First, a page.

Two dozen members of Georgia’s athletic board, as well as UGA President Jere Morehead and athletic director Greg McGarity, made their way into Stegeman Coliseum after meeting across the street in another campus building Wednesday afternoon. Before they could even get comfortable in their seats, the Bulldogs were trailing South Carolina by 12 points.
It got markedly worse from there. Georgia trailed by 22 points before the teams adjourned for halftime.
That might’ve seemed unsettling to Bulldogs coach Tom Crean. But he couldn’t have known that one of the last things McGarity did before leaving that board meeting was give his men’s basketball coach a vote of confidence.
“I feel great about men’s basketball,” said McGarity, asked about it after the athletic board’s winter meeting. “Certainly, we’d like to win more games, but if you look at the history of Tom’s resurrection of programs … I have got total confidence (in Crean) to turn this thing around. It’s just not going to happen overnight.”
It certainly wasn’t going to happen on this night. That, the Bulldogs validated immediately.
The 75-59 loss to South Carolina was the third in a row for Georgia (12-12, 2-9 SEC), and seventh in eight games dating back to Jan. 15. It also happened to be the ugliest of all.
“Every night in this league it's a fight, and it doesn't matter who it is,” Crean said. “It doesn't matter what night, it doesn't matter what venue, every night is a fight. And when you're not ready for that fight, you're not ready to get involved in that fight, this is the outcome.”
With its fifth win in the last six games, South Carolina improved to 15-9 and 7-4 in league play. A.J. Lawson led the Gamecocks with 20 points.
Georgia played its worse half of basketball in the opening 20 minutes. The Bulldogs failed to make even one 3-pointer, attempting 11. They had almost as many turnovers (8) as they did misses (9) in their first 10 shots. Anthony Edwards didn’t score his first points until the 4:26 mark and all four in the first half came on free throws. He’d finish with 16 points, half coming from the foul line.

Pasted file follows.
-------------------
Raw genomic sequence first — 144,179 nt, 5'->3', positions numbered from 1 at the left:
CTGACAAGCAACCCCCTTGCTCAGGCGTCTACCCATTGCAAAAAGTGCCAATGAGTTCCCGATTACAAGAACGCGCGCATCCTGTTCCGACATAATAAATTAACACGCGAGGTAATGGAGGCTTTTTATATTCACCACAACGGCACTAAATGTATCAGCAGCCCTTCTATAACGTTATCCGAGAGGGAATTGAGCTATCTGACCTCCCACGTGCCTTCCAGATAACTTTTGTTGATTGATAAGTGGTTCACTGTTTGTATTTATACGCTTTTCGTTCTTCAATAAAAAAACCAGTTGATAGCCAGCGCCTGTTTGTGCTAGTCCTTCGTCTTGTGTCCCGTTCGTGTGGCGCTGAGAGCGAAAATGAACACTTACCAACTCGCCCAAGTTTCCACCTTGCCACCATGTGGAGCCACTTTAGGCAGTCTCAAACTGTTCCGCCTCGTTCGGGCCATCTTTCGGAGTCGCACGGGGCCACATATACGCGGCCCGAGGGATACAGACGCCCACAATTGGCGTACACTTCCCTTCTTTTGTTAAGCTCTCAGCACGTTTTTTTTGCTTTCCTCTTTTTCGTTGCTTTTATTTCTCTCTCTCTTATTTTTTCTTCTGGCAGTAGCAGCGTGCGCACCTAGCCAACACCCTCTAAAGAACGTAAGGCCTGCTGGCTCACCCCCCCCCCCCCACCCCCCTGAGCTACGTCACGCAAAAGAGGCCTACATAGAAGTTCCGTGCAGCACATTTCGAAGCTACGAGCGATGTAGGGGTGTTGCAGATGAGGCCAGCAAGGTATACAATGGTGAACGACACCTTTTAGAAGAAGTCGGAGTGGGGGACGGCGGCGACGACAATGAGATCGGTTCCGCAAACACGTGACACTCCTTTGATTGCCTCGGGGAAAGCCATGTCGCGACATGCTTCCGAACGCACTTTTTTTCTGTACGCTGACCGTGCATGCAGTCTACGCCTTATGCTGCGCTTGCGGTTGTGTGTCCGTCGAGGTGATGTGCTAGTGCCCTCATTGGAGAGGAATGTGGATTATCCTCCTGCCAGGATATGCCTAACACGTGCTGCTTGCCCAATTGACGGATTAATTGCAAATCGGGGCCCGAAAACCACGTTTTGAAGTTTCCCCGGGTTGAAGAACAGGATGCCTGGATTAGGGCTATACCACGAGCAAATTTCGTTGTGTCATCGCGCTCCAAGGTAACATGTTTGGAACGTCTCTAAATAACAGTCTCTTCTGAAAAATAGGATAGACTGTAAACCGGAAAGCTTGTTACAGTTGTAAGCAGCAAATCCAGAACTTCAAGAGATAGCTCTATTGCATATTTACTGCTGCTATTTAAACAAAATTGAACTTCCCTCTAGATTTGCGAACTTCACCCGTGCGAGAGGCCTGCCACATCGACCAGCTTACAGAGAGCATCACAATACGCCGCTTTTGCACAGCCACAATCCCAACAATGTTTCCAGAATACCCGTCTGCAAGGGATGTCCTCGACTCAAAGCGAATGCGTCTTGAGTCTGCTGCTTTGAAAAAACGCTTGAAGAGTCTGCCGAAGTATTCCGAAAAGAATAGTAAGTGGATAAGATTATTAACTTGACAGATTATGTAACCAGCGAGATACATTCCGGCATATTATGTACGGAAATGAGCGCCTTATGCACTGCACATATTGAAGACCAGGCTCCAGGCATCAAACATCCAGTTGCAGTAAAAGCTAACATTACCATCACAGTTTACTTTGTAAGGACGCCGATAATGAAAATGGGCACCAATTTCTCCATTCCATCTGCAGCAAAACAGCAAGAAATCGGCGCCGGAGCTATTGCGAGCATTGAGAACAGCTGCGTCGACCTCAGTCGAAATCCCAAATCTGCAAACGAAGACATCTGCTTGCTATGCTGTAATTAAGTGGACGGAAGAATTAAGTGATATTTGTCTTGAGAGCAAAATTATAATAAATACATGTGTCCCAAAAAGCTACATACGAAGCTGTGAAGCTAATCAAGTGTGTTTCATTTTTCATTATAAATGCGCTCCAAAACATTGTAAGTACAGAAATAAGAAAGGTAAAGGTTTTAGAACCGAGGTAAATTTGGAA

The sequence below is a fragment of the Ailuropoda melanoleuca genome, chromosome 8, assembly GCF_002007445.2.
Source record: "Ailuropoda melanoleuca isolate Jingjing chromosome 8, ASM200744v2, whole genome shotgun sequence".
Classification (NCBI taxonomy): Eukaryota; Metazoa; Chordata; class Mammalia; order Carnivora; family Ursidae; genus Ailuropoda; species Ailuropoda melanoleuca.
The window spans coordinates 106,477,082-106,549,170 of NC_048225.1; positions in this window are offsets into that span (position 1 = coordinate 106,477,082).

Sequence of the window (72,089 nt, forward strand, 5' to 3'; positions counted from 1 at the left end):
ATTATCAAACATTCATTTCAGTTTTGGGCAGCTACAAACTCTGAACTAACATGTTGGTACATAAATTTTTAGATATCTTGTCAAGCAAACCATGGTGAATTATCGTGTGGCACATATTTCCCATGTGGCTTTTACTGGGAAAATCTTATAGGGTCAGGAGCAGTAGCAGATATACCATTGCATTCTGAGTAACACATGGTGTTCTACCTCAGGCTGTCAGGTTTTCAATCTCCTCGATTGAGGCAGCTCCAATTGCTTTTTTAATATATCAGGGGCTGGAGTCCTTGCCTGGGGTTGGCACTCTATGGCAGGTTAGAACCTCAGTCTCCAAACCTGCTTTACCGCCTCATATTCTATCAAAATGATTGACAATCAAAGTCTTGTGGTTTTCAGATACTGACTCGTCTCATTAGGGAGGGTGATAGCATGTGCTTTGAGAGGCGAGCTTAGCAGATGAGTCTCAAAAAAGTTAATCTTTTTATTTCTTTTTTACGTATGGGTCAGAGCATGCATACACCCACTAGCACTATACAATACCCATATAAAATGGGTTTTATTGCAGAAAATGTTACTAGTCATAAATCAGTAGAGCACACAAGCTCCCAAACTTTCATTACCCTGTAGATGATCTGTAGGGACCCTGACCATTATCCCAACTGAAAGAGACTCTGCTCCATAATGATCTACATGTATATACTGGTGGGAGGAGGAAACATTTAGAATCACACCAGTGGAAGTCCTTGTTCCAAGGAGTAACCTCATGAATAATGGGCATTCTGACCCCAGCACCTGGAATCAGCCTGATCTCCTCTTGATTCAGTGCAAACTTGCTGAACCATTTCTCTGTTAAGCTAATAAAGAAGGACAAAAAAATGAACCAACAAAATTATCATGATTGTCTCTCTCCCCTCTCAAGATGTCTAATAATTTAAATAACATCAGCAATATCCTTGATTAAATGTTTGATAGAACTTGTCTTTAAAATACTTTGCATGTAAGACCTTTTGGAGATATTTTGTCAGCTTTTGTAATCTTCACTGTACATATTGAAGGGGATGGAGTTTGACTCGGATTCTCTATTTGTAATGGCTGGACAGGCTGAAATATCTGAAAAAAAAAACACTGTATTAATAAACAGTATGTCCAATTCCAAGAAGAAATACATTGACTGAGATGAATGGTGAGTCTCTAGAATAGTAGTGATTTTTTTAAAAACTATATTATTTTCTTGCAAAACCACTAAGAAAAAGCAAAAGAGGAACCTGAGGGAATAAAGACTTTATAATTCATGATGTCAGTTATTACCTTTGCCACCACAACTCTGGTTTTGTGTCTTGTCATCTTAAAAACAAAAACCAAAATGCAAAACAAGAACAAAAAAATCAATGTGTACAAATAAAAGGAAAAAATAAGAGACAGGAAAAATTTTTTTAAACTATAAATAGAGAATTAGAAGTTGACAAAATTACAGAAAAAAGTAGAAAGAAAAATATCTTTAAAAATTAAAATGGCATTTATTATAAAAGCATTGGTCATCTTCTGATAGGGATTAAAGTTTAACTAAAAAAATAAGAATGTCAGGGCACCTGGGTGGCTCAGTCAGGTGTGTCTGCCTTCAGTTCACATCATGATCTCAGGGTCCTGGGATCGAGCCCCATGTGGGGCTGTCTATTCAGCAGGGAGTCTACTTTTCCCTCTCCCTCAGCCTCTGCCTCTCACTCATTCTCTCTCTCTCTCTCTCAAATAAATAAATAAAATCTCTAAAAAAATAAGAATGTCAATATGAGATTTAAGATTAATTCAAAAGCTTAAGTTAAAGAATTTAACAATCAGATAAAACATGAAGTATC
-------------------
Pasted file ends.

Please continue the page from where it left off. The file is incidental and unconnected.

Conversely, South Carolina scored at will. Sophomore guard A.J. Lawson scored 11 points in 11 minutes of play. The Gamecocks nearly doubled up Georgia on rebounds, 25-14.
And that was just the first half. The second was just more of the same.
The performance chased most of another near-capacity crowd (8,857) out of the building by the 10-minute mark. Georgia was trailing by 20 around then.
“Discouraged? I don’t really get discouraged. Disappointed though. I’m disappointed,” said Crean, who falls to 4-25 in SEC play in his two seasons as Georgia’s coach. “I want them to play better. I’m disappointed for the fans, I’m disappointed in our effort. You want your guys to be successful. So discouraged? I don’t really go there. Angry? Disappointed? Yeah, those things happen. But we’ve got to overcome it.”
For what it’s worth, South Carolina had a similar experience with Frank Martin. The Gamecocks’ eighth-year coach went 4-14, 5-13 and 6-12 in the SEC in his first three seasons in Columbia. South Carolina finished third the next two seasons and made the Final Four in 2016-17. Bruce Pearl had a similar trek at Auburn with losing seasons in his first three.
“I tell people all the time, my second year at K-State and my second year at South Carolina were my two hardest years,” Martin said. “It’s hard. It’s just hard. ... This league humbles you. But they’ll be fine. This second year, the leadership is just not there. That’s what you’re battling.”
This is not Crean’s first rebuild either. He executed successful turnarounds at Marquette and Indiana. He went 5-31 in Big Ten play his first two seasons with the Hoosiers.
“I don’t ever talk about it publicly but second years are tough,” Crean said. “I’ve lived that. I’m don’t like living that and I’m not saying that I am. We’ve got to get better. But year twos are difficult.”
It would appear Crean’s superiors are aware of that.
“Patience isn’t king on many campuses, but we have learned patience is king as evidenced by baseball,” McGarity said. “(Baseball coach) Scott Stricklin really struggled his first three years; now we have the chance to go to the NCAA championship three years in a row for the first time ever in our program.
“It’s just new turf for us. We’re trying to do something in basketball that’s really different and to have some level of constant success. We’ve had peaks and valleys forever. We’re trying to get there. I’m excited to watch Tom’s kids play. It’s a brand of basketball that’s kind of new for all of us.”
Unfortunately for Georgia men’s basketball, losing is not.
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